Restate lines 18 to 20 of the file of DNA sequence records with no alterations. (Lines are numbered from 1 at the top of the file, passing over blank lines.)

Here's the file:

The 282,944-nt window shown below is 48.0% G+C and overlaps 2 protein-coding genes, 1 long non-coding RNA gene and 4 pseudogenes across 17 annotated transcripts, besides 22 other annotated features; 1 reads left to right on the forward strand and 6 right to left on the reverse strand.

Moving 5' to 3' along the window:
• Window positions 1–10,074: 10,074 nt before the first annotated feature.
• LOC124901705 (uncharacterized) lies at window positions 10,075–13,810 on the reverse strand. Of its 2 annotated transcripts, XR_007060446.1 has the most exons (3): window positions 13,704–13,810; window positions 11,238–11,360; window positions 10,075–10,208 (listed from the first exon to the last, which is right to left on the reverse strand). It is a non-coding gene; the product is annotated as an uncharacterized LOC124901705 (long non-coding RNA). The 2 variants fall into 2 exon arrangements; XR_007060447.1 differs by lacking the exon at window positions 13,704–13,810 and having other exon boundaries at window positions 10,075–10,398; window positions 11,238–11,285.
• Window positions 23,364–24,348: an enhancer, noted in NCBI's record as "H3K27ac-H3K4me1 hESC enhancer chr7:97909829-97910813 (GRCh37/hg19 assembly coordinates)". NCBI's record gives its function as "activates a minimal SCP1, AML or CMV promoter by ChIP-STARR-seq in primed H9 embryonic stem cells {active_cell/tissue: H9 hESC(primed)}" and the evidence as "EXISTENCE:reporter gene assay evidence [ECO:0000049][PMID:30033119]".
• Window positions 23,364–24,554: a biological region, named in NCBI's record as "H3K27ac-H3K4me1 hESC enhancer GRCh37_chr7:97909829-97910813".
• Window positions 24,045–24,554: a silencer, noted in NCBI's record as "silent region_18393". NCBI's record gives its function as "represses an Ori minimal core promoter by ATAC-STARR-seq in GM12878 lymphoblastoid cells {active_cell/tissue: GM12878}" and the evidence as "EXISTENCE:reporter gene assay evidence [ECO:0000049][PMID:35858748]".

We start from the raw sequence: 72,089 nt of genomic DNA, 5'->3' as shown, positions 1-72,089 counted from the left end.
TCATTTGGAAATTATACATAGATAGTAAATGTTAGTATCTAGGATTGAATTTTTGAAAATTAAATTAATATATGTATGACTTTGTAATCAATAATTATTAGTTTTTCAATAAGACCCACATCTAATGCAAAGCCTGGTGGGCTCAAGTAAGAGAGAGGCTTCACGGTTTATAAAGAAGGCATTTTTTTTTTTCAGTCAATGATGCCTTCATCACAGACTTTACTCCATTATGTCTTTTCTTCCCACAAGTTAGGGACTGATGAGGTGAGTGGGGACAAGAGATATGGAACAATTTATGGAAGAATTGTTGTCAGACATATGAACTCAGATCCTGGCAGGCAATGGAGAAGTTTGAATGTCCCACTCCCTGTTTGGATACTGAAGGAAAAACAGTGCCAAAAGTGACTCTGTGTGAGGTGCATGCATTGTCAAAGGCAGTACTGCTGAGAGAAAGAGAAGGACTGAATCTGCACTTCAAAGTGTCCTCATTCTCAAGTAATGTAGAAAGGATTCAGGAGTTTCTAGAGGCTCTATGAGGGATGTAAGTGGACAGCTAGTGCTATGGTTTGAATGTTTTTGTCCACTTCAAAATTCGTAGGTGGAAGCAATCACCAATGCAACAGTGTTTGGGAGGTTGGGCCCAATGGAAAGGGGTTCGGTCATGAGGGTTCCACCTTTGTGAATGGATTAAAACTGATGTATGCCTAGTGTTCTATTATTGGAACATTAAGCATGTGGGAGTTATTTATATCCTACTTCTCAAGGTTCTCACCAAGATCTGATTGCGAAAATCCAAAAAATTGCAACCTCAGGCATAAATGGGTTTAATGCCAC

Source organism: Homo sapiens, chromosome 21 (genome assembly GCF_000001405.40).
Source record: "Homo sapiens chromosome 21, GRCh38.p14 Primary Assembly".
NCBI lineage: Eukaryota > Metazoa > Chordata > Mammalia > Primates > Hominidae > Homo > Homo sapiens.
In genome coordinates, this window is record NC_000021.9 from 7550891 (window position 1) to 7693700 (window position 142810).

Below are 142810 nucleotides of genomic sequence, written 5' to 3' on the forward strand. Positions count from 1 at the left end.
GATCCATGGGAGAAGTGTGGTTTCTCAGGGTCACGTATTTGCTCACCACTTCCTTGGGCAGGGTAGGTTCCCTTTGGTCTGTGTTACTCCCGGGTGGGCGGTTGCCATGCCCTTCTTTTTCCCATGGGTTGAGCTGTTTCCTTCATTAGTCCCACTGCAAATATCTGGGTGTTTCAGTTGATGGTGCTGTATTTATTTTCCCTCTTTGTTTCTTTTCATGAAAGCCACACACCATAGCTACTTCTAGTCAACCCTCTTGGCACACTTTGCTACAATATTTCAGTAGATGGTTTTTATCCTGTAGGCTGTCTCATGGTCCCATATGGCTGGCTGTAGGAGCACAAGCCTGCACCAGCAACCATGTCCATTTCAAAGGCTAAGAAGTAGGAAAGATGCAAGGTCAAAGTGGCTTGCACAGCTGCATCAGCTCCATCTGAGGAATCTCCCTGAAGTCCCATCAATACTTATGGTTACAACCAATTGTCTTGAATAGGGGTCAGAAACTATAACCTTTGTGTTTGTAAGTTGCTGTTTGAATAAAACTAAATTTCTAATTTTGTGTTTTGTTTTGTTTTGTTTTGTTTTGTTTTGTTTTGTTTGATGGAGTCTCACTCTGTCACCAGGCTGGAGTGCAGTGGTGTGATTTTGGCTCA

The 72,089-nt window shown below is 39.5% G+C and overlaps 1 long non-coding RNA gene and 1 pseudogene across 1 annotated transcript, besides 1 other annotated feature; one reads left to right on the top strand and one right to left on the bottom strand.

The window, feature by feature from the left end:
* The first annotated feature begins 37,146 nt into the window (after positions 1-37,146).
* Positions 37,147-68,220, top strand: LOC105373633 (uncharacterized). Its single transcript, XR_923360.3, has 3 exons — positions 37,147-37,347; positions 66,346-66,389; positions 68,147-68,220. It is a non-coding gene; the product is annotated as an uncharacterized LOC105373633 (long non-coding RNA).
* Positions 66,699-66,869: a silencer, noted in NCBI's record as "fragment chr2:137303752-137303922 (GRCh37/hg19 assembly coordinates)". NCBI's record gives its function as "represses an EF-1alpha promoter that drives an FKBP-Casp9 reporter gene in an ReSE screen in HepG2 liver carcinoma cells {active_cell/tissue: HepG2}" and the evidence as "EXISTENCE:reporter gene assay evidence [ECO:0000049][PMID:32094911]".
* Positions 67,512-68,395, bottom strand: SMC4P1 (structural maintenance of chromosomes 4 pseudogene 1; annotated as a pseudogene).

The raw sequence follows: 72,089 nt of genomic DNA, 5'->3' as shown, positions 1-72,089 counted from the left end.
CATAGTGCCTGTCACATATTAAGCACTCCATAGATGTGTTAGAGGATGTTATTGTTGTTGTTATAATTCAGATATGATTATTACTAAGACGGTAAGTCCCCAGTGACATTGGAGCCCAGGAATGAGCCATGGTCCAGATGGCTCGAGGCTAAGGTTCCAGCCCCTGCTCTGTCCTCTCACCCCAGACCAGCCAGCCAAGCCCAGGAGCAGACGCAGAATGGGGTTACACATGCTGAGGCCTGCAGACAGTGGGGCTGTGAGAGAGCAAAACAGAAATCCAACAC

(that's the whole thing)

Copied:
* The first annotated feature begins 37,146 nt into the window (after positions 1-37,146).
* Positions 37,147-68,220, top strand: LOC105373633 (uncharacterized). Its single transcript, XR_923360.3, has 3 exons — positions 37,147-37,347; positions 66,346-66,389; positions 68,147-68,220. It is a non-coding gene; the product is annotated as an uncharacterized LOC105373633 (long non-coding RNA).
* Positions 66,699-66,869: a silencer, noted in NCBI's record as "fragment chr2:137303752-137303922 (GRCh37/hg19 assembly coordinates)". NCBI's record gives its function as "represses an EF-1alpha promoter that drives an FKBP-Casp9 reporter gene in an ReSE screen in HepG2 liver carcinoma cells {active_cell/tissue: HepG2}" and the evidence as "EXISTENCE:reporter gene assay evidence [ECO:0000049][PMID:32094911]".